I began to study music at the age of 5.
My primary teacher was my father and I was motivated of being like him.
He was very famous in our country and when I grew up, I had the ambition of becoming a source of happiness to the country as was my father.
Music unites people from all beliefs and nationalities.
That’s why I decided to be a musician
Mohamed AG AbellAw Yattara
Mohamed ag Abellaw lives in Timbuktu Mali. He was born in 1992 to a family of well-known Tuareg musicians. His father, Abellow Yattara, has performed with many celebrated Malian musicians as well as fronting his own group, Ali Bilali Soudan. Mohamed’s grandfather forged the ceremonial swords used by men in traditional dance performances. His great uncle, Abu Keina, can be heard on the seminal 1970 recording “Le Mali des Sables - Les Songoy” one of the first anthologies of recorded Malian music. Instruments from the Yattara family are in the Musical Instrument Museum in Phoenix, Arizona.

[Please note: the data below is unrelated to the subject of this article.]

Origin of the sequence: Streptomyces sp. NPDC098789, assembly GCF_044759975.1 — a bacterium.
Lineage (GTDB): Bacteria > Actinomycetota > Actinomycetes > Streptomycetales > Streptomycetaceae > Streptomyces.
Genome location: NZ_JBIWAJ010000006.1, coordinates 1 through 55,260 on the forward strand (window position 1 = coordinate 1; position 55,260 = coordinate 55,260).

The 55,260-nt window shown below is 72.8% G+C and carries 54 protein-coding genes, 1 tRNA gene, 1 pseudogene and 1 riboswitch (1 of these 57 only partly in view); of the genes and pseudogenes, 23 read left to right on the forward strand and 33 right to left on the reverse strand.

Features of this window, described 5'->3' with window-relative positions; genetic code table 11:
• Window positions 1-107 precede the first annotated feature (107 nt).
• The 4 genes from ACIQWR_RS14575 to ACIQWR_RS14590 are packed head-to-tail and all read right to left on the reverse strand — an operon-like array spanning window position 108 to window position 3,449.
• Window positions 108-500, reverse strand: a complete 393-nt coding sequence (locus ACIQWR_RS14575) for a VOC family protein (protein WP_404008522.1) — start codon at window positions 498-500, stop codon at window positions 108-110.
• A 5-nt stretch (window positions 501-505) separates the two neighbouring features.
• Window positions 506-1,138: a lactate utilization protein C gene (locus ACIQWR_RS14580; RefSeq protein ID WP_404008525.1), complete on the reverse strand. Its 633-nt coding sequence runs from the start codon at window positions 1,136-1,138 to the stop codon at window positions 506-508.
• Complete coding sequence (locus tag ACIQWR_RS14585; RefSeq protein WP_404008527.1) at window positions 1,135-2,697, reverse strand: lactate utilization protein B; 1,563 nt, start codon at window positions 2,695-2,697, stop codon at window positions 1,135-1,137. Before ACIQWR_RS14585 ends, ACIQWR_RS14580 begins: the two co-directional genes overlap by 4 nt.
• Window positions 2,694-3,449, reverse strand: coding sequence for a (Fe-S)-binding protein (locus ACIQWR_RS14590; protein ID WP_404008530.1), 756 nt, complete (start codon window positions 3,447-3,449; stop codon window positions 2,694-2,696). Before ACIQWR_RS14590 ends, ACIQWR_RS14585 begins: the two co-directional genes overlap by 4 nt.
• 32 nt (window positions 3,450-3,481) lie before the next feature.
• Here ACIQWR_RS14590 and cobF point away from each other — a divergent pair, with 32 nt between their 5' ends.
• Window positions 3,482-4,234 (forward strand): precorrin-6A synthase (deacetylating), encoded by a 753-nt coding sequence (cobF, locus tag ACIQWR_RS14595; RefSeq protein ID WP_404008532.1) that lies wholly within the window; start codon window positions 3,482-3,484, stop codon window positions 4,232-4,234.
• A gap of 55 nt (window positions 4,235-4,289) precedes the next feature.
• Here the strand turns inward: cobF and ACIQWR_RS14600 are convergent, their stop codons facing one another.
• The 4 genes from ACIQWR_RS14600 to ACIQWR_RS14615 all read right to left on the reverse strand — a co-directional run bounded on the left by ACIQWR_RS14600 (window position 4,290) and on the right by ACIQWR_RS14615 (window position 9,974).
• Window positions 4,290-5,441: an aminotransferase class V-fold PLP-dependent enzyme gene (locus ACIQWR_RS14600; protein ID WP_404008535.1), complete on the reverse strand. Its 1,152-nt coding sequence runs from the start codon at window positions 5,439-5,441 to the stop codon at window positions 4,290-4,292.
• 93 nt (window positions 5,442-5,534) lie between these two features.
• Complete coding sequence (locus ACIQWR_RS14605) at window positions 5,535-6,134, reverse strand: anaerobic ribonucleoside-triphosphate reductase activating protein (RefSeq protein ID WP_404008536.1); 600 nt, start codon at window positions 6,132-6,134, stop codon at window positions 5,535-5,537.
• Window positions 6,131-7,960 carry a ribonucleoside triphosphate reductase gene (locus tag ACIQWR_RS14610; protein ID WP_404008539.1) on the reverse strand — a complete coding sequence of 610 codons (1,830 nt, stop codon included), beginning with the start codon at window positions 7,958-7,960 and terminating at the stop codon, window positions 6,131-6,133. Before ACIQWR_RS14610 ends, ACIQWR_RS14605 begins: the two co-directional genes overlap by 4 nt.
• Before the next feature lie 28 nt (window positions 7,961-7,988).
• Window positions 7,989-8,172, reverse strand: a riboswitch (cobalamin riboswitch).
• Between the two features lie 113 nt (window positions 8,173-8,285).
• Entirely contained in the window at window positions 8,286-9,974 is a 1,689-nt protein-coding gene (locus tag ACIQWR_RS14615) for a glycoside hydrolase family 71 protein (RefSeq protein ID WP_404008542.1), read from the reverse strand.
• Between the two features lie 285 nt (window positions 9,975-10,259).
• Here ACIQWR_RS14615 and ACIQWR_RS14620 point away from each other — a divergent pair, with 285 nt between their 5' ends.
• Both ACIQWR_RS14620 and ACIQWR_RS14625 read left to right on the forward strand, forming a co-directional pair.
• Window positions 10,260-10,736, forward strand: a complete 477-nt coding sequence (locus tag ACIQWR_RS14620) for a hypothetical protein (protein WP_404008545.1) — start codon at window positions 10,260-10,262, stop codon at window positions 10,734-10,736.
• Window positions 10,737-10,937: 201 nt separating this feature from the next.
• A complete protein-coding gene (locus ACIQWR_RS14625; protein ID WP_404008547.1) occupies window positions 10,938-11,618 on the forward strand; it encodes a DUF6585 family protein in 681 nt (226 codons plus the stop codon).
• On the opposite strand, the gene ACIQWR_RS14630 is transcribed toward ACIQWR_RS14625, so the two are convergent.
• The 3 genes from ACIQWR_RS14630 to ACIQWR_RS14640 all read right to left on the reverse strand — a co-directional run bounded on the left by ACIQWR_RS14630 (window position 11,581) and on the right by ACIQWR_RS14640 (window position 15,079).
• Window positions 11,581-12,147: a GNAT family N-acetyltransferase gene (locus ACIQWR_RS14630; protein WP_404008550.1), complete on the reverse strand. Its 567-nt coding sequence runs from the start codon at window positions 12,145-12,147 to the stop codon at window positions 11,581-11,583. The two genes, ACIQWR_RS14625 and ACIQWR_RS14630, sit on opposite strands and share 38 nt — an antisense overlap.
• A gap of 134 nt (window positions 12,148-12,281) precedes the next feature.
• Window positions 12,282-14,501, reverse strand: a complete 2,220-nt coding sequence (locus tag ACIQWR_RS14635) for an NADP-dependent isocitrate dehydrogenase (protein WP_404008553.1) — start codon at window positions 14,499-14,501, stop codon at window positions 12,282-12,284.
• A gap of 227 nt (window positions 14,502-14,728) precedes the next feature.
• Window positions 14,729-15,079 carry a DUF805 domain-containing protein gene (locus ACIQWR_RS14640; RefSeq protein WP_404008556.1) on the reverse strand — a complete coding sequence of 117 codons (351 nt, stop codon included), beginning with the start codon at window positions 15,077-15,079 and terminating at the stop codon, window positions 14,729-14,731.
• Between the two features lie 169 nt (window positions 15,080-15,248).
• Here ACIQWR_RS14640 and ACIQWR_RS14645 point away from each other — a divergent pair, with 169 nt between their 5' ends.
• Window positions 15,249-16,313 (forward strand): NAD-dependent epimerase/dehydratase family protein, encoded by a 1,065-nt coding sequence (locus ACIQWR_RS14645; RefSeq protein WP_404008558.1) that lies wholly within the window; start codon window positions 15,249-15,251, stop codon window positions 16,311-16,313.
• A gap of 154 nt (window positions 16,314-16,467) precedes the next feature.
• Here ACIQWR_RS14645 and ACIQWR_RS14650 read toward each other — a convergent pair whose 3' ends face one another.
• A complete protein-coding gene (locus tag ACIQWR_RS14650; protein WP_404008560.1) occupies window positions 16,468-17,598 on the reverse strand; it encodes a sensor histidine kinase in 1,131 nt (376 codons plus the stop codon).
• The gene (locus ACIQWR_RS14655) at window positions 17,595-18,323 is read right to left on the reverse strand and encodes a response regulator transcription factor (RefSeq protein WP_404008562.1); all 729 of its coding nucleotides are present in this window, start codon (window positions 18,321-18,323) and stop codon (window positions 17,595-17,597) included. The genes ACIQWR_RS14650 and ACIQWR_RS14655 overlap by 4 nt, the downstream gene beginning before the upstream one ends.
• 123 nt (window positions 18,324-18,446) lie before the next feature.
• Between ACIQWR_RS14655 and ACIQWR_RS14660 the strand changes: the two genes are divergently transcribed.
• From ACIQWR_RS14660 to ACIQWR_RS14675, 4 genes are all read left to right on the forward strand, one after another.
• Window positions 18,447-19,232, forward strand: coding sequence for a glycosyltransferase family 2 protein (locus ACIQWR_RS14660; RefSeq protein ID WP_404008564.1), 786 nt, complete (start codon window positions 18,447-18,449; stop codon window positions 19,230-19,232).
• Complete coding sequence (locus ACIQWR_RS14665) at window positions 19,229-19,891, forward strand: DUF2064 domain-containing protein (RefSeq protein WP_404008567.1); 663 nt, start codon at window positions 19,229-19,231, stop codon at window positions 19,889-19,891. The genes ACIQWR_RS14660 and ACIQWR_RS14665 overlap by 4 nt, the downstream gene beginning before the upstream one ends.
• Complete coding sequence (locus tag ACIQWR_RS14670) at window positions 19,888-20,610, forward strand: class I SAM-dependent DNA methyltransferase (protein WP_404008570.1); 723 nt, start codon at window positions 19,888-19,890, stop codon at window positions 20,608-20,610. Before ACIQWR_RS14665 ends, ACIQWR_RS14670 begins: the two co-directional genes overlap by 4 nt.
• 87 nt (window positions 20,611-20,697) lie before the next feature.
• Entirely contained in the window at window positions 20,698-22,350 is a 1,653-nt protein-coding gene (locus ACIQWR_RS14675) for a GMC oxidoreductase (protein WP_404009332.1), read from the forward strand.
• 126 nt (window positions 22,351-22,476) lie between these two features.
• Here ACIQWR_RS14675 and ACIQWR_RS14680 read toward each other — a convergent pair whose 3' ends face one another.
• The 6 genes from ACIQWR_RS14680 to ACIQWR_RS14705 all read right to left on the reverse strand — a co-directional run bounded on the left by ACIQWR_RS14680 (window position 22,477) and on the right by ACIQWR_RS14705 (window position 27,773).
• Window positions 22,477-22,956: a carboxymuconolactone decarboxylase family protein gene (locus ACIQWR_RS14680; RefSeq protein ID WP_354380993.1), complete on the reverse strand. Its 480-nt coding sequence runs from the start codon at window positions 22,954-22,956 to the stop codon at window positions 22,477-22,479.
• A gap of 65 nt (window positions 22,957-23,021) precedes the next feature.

Mohamed began to study music with his father at the age of 5. He continues to learn from his father and also from other traditional musicians in the area. He performs regularly with the groupe Al Bilali Soudan and with the Regional Orchestre de Tombouctou. He has performed with the Orchestre at the National Biennale which held every two years in Bamako.
Al Bilali Soudan recently performed during the Festival Vivre Ensemble held in Timbuktu and organized by the US Embassy in Mali and i4Africa. Monamed rehearses and collaborates with friends and colleagues at festivals, weddings, parties and celebrations around the region.
During the jihadist occupation in 2013 and subsequent security concerns in Northern Mali, Mohamed continued to practice and perform. He is part of the millenial generation who is dedicated to keeping his cultural heritage alive with a conviction that music unites people from all beliefs and nationalities.
“That’s why I decided to be a musician” - Mohamed Abellaw Yattara